AR# 10839


4.2i CORE Generator - Timing problems occur when the asynchronous FIFO is implemented in hardware


Keywords: FIFO, timing, problems, hardware, COREGen, 4.1i, 4.2i, timing, analyzer

Urgency: Standard

General Description:
When the FIFO core is implemented in hardware and I perform timing simulation, I notice that timing problems cause unexpected behavior in the core. The FIFO core also utilizes read and write clocks in different clock domains. These problems may occur even when the functional simulation is successful and the Timing Analyzer shows no problems.

Problems occur when the FIFO core uses two different clock speeds for read and write. The FIFO core BRAMs use two different clock periods. If the faster port is listed first in the PCF and is blocked by the slower port that appears last, the BRAM interface circuit may inadvertently set to the lower timespec, which does not reach the higher speed. As a result, the timing analysis may indicate that your desired speed is achievable when it is not.

NOTE: This issue was fixed in the ISE 5.1i software. Timing Analyzer has been updated so that it handles the different clock domains appropriately.


You can avoid this problem by carefully constraining your design with timing constraints that handle the different clock domains individually. Copy the constraints below into your "design_name.ucf" file.

As the FIFOs are created by CORE Generator, you cannot determine which port is used for the write port and which is used for the read port. Generally, Port A is used for writing and Port B for reading, but this is not always true, especially when the write and read ports are different widths. Smaller widths always go on Port A. The following UCF code does not define which port is used for writing and which is used for reading; either port may be used for either purpose. This code also properly groups items together and strips out unnecessary information.

As an example, we can look at a design with three clocks and many block RAMs. Each block RAM has different combinations of the three clocks driving its CLKA and CLKB clock ports. The UCF example below illustrates how to constrain this design so there are no incorrect block RAM port groupings in the PCF file. The example is large and may cause warnings in NGDBuild if any of the scenarios do not exist. You can ignore most of these warnings, but Xilinx recommends that you check the warnings the first time you run the design.

1. Adjust the clock net names to match the names used in your design, and enter the correct required time values.
2. This is a long set of UCF commands, but all commands are necessary.

# Select the individual block RAM ports that are attached to each clock.

# Obviously, only one of the following two grouping specs should be picked up for each FIFO; let the implementation tools sort them out.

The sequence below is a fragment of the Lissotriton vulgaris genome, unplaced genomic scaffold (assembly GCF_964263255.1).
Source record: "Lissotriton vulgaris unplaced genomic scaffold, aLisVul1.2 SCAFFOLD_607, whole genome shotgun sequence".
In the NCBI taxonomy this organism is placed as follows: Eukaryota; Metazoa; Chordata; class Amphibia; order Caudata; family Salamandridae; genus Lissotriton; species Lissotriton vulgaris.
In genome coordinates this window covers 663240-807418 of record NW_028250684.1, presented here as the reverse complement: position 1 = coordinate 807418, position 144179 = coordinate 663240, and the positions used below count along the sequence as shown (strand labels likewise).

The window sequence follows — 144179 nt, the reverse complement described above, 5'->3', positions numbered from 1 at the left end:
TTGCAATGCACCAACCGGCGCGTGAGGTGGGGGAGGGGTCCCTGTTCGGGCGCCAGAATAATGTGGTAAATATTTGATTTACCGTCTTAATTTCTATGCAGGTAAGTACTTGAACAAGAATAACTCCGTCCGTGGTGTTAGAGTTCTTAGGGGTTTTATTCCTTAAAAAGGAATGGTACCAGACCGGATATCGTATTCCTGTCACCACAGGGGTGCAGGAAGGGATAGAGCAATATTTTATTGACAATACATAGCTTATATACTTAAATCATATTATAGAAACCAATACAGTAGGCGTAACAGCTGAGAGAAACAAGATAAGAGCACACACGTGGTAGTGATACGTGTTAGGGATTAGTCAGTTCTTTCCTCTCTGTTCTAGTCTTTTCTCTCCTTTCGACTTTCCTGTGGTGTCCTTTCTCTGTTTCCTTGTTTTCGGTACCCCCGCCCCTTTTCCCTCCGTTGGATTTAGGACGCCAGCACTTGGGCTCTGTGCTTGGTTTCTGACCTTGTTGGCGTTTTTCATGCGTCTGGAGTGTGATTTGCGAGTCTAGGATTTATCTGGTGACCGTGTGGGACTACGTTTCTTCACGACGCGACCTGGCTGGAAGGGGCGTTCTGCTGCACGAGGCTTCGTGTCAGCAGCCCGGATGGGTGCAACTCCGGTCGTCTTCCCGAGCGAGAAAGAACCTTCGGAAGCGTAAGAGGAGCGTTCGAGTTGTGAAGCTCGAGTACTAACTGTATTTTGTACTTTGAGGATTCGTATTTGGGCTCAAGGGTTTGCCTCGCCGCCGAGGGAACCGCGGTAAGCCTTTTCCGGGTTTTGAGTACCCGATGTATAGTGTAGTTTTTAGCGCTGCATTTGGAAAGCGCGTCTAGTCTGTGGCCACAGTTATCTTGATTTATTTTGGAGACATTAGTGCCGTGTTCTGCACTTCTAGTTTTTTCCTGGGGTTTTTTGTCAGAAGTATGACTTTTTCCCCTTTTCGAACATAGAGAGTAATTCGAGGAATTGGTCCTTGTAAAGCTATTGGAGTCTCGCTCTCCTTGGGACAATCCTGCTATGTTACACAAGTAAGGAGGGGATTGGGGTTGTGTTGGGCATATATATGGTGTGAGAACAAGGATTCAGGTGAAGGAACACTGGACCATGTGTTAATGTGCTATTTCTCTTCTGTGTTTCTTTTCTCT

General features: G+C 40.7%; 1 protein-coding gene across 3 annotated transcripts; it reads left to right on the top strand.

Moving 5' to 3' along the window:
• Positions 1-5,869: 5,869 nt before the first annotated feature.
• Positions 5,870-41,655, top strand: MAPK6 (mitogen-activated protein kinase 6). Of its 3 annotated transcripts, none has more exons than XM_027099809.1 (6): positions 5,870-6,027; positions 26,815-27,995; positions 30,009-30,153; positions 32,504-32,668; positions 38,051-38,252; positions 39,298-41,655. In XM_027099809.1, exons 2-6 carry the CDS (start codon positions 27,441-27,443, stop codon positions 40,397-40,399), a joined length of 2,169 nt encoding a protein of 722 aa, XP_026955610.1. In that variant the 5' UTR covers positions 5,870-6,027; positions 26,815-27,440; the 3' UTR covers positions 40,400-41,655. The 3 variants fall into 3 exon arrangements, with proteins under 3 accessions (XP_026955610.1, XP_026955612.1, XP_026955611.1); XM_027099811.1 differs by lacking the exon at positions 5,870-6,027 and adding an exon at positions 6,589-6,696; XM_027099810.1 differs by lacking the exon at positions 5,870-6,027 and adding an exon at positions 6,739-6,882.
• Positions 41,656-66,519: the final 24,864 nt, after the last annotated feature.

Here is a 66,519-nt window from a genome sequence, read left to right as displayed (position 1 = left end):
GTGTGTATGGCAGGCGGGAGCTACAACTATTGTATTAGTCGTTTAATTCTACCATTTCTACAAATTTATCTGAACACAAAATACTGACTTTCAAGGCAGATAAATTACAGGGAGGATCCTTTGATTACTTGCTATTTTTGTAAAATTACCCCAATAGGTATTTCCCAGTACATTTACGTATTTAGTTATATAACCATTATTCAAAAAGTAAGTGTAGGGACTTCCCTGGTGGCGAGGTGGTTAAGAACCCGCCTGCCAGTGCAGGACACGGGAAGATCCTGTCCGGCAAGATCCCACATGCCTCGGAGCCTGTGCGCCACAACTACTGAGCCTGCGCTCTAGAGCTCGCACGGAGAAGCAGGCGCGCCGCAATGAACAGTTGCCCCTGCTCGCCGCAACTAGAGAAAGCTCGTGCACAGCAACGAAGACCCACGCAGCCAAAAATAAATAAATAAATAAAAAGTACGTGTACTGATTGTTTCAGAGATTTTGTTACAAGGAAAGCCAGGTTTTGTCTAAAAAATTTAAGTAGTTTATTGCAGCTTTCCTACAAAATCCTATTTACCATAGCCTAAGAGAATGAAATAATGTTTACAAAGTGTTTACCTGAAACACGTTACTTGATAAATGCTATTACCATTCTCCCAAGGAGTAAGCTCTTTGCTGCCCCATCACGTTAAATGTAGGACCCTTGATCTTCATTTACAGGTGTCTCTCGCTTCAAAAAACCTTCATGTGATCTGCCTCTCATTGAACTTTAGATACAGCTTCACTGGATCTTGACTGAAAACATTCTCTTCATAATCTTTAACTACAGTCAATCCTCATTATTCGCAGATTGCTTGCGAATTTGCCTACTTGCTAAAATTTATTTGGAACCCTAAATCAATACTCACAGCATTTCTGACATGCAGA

net clk_100a tnm = BRAMS_PORTA clk100a_brams;
net clk_100a tnm = BRAMS_PORTB clk100a_brams;

# Obviously, only one of the following two grouping specs should be picked up for each FIFO; let the implementation tools sort them out.
net clk_85m tnm = BRAMS_PORTA clk85m_brams;
net clk_85m tnm = BRAMS_PORTB clk85m_brams;

# Obviously, only one of the following two grouping specs should be picked up for each FIFO; let the implementation tools sort them out.
net clk_100b tnm = BRAMS_PORTA clk100b_brams;
net clk_100b tnm = BRAMS_PORTB clk100b_brams;

# Select everything attached to each clock.
net clk_100a tnm = clk_100a_all;
net clk_100b tnm = clk_100b_all;
net clk_85m tnm = clk_85m_all;

# Create groups that do not belong by determining what BRAM ports are actually in other clk_groups.
timegrp non_100a_brams = clk100b_brams : clk85m_brams;
timegrp non_100b_brams = clk100a_brams : clk85m_brams;
timegrp non_85m_brams = clk100a_brams : clk100b_brams;

# Remove groups that do not belong by excluding BRAM ports that are not in the primary time group.
timegrp clk_100a = clk_100a_all except non_100a_brams;
timegrp clk_100b = clk_100b_all except non_100b_brams;
timegrp clk_85m = clk_85m_all except non_85m_brams;

# Use the normal PERIOD or FROM/TO constraints, using these last three groups : clk_100a, clk_100b and clk_85m.


timespec ts_clk_100a = period 100 MHz;
timespec ts_clk_100b = period 100 MHz;
timespec ts_clk_85m = period 85 MHz;

This is important for the following reasons:

1. If ports of Block RAMs (or any element) are included in a timing group where they do not belong, it is likely that your timing constraints are not accurate. This is similar to taking 20 flip-flops from your 100-MHz clock domain and putting them into your 10-MHz clock domain.

The timespec priority system usually takes care of this. If this situation occurs, an incorrect constraint might be applied to a path. A path constraint may be more aggressive than necessary and may cause longer runtimes and false timing errors.

The path constraint may also be more conservative than necessary. You may think timing has been successfully met. However, if the part does not work in the lab for an unknown reason, the path constraint may be causing the problem, depending on the order of the constraints in your UCF file.

2. Starting with the 3.1i software, the algorithms used for timing analysis were modified to lower memory usage and speed up run time. This change has some side-effects, most of which relate to set grouping.

Basically, if elements are included that are part of two or more different clock domains, unexpected events can occur; it is best to avoid this situation. To avoid having block RAM ports for more than one set, use the new BRAMS_PORTA and BRAMS_PORTB constraints.
AR# 10839
日付 10/08/2003
ステータス アーカイブ
種類 一般
People Also Viewed